Screaming Blue Murder – dead comic Malcolm Hardee & the missing money

The documentary about “godfather of British alternative comedy” Malcolm Hardee: All The Way From Over There (nothing to do with me) still ambles along in its production. I understand they will be looking for crowd funding soon.

One of the interesting clips from the work-in-progress is an  interview with comedian Brendon Burns, who remembers Malcolm at the Screaming Blue Murder comedy club in 1995.

Malcolm asked Brendon if he had £20 he could lend him and, when he didn’t, Malcolm decided to do a 5-minute spot on stage.

He told the audience: “Oy! Oy! I’m gonna make £20 disappear.”

He got a member of the audience to give him a £20 note, said “Watch this! Oy! Oy!” palmed it and then just walked off stage and out of the club.

Like many of the stories surrounding Malcolm, this one sounds like an urban myth but the more unlikely Malcolm stories sound, the more likely they are to be true. The details can vary, but the stories are true.

Pete Harris started the Screaming Blue Murder comedy club. Yesterday, his brother Phil Harris confirmed the story told by Brendon actually happened though, he says, it was actually £10 not £20. Phil carefully added “…if that’s the night Brendon’s talking about here,” because it is entirely possible Malcolm pulled the same gag/theft on more than one occasion.

“He only got away with it,” said Phil yesterday, “because my girlfriend didn’t know him at all and was helping me out on the door. She didn’t realise he would just fuck off and not come back, so she just laughed as he left. I was sat stuck by the side of the stage doing the sound so I couldn’t stop him.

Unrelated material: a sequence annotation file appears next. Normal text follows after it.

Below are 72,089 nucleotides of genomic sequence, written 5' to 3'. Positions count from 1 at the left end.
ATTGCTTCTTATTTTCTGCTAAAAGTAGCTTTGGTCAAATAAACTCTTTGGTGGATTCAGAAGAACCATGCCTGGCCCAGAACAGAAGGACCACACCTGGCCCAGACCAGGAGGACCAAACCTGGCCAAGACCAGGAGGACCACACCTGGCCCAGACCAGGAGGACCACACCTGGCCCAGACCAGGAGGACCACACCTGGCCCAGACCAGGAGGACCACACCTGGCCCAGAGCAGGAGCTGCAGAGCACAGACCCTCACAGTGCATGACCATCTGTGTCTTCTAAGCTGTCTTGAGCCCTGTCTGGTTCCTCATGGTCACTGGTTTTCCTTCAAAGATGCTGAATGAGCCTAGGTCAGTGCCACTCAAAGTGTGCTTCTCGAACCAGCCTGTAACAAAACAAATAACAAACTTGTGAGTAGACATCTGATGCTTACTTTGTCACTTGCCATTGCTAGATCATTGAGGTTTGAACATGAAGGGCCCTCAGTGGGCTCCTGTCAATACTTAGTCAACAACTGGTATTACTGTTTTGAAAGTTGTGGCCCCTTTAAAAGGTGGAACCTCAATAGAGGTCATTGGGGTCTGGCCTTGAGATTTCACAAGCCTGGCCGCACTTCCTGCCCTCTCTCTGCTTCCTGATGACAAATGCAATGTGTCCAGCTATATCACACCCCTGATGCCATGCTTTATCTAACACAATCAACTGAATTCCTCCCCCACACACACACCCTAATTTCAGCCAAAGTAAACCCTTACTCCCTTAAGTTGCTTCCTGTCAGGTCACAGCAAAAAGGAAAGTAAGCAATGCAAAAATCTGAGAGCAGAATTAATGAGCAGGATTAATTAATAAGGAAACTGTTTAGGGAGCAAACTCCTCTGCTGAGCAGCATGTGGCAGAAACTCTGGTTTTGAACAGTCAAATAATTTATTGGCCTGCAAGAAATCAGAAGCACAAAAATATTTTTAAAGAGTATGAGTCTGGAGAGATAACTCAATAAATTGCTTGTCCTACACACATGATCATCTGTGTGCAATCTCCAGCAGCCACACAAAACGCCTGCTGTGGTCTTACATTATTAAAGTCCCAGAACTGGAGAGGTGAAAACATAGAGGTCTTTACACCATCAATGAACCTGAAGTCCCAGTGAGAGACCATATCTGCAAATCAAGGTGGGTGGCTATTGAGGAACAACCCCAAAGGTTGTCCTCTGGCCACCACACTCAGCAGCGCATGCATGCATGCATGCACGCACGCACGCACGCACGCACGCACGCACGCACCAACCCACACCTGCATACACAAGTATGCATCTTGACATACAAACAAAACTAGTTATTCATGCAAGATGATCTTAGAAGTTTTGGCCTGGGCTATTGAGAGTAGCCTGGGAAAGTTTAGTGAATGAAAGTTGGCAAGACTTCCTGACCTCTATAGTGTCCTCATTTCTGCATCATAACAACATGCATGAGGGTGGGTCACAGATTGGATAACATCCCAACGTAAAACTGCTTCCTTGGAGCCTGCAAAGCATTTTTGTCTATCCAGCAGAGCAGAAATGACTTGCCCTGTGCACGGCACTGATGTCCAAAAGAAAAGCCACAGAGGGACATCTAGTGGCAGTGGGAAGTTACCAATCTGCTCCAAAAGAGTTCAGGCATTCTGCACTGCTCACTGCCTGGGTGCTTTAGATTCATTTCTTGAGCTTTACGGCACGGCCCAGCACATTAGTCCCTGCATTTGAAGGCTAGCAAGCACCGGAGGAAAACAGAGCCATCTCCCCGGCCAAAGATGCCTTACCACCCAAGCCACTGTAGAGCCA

“After that, every time he saw my brother Pete, Malcolm would say: ‘ere, I owe you ten quid, sorry about that… Though, of course, he never actually paid him back…

“It happened down at a gig we used to have at the Mitre Hotel at the foot of Hampton Court Bridge. I seem to remember Malcolm brought Brendon down on his boat so, by the time they were gone, there really was no way I was going to catch up with him.”

Malcolm drowned in 2005. The way he remembered the incident in I Stole Freddie Mercury’s Birthday Cakehis autobiography, written in 1995, was like this:

I Stole Freddie Mercy’sBirthday Cake

Malcolm Hardee’s 1996 autobiography

I am happy when I’m out on my boat. The River is part of my family tradition and I love a bit of tradition.

Recently, I was taking my boat from Greenwich to Runnymede for repair. It was going to take two days because the engine was only firing on two instead of three cylinders.

At Hampton Court bridge, I was passing a pub which fronts onto the River Thames. As I passed, I heard the voice of comedian ‘Nobby Shanks’.

It turned out to be a comedy club called Screaming Blue Murder. So I stopped, moored-up for the night and went in. The bloke running the club seemed to know who I was, so I said:

“Can I do five minutes at the end?”

He said I could.

Unfortunately, during the course of the evening I got a bit drunk. I went on stage at the end, did about 4 or 5 minutes of my normal stuff and it went very well. Then I decided to do a magic trick and said,

“I need two volunteers from the audience”.

One of them had a £5 note and the other a £10 note, so I got them to sign the notes and put them in an envelope.

“Thankyou very much.” I said, “Goodnight”.

I walked out of the pub, got in my boat and fucked off.

The bloke who runs the club, Pete Harris, later demanded the £15 back when I saw him at the Edinburgh Fringe, because he had to give the money back to the punters. I didn’t give it to him. The incident was reported in Time Out magazine and got him more publicity for his club.

1 Comment

Filed under Comedy, Crime

One response to “Screaming Blue Murder – dead comic Malcolm Hardee & the missing money

  1. I remember that night well- I was in the audience and this mad pissed bloke in thick glasses who claimed to have been passing in his boat stumbled onto stage and delivered a blinding short set. I remember thinking it must have been set up. My first introduction to the comedy genius of Malcolm Hardee.

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